If you’re sick of spammy robocalls, Congress hears you.
The U.S. Senate today voted to pass an anti-robocall legislation with overwhelming bipartisan support. What’s being called the Telephone Robocall Abuse Criminal Enforcement and Deterrence Act was passed by a 97-1 vote, and now awaits approval by the House.
Sponsored by Senator John Thune of South Dakota and Ed Markey of Massachusetts, the TRACED act aims to give the government authority to heavily fine those who use digital auto-dialing. Offenders will stand to pay up to $10,000 in fines, with mobile carriers also expected to take on the burden of screening unwanted robocalls.
“This question of robocalls and the role in American society—it’s a daily deluge of calls Americans receive,” Markey said ahead of Thursday’s vote. “It is a consumer protection crisis. Americans across the country face an epidemic of robocalls, bombarding landlines and mobile phones.”
Thune expressed the Senate’s hope that the significant bill “will make life a lot more difficult for scam artists and help ensure that more scammers face punishment for their crimes.”
Robocalls have seen a major increase in recent years, with consumers fed up by the daily, or sometimes hourly, calls.
Aside from federal lawmakers’ support, TRACED is also being backed by both the Federal Communications Commission (FCC) and Federal Trade Commission (FTC), both of which have recently launched crusades against the ongoing auto messaging issue plaguing millions of Americans.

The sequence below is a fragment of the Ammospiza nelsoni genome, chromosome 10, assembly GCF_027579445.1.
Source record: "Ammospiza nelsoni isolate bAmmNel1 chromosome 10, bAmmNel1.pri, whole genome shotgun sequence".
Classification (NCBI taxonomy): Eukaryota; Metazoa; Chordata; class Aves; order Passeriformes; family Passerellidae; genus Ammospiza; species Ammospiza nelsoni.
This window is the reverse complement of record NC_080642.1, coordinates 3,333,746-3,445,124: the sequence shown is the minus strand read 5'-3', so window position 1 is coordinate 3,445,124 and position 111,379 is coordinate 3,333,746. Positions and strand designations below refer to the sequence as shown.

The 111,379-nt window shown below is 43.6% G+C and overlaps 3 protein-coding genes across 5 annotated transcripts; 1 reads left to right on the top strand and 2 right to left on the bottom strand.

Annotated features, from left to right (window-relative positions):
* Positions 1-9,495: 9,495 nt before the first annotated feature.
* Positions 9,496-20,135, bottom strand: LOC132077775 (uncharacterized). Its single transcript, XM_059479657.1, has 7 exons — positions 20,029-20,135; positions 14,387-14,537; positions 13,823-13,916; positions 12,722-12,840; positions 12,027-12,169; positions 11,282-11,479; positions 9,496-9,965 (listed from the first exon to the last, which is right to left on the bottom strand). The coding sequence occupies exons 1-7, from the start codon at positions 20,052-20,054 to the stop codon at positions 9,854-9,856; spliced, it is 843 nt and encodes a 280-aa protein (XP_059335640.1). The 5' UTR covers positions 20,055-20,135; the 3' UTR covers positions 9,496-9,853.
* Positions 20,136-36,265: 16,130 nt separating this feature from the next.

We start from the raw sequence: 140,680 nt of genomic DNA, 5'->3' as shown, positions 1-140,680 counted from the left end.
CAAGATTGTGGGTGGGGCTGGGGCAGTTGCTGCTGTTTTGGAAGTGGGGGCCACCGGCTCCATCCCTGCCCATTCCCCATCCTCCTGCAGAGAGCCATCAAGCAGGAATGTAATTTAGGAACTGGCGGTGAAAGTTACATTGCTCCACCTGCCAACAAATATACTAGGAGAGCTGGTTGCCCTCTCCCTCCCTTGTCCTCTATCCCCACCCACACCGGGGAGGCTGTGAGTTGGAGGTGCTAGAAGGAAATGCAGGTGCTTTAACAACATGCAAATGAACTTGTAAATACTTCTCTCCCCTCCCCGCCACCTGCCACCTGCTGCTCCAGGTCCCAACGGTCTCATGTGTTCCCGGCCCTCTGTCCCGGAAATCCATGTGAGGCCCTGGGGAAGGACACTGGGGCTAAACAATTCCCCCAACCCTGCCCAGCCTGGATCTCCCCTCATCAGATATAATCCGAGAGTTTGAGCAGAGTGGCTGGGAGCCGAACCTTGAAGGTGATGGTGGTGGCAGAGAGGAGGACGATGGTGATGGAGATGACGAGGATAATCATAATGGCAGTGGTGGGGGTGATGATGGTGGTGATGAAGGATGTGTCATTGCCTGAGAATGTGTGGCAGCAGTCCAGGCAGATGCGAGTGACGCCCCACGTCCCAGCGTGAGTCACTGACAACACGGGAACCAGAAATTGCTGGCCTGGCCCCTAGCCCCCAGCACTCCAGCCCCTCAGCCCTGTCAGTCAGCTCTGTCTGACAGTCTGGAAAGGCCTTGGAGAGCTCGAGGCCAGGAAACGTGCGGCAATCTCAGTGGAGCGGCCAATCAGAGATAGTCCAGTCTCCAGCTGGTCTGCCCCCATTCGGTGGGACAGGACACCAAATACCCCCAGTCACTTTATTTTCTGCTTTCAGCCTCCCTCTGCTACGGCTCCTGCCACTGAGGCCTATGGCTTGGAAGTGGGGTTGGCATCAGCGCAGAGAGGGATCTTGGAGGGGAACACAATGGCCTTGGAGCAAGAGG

Local lawmakers have already been hard at work combating the annoying calls bombarding their constituents. Last year, Manhattan State Senator Brad Hoylman helped draft a similar bill in New York.
“Like so many New Yorkers, everyone in my family has been annoyed by robocalls on a near daily basis,” Hoylman said at the time. “These robocalls are a scourge on the public-at-large, and my constituents have been vocal about the extent to which these calls infringes on their privacy and interrupt their daily lives.”
With robocalls reaching peak national pandemic, similar consumer protection laws are expected to continue being passed. Until then, consumers dealing with incessant robocalls can take measures to reduce their frequency. This includes registering their phone numbers with the FTC’s National Do Not Call Registry, along with downloading apps that help screen telemarketer calls.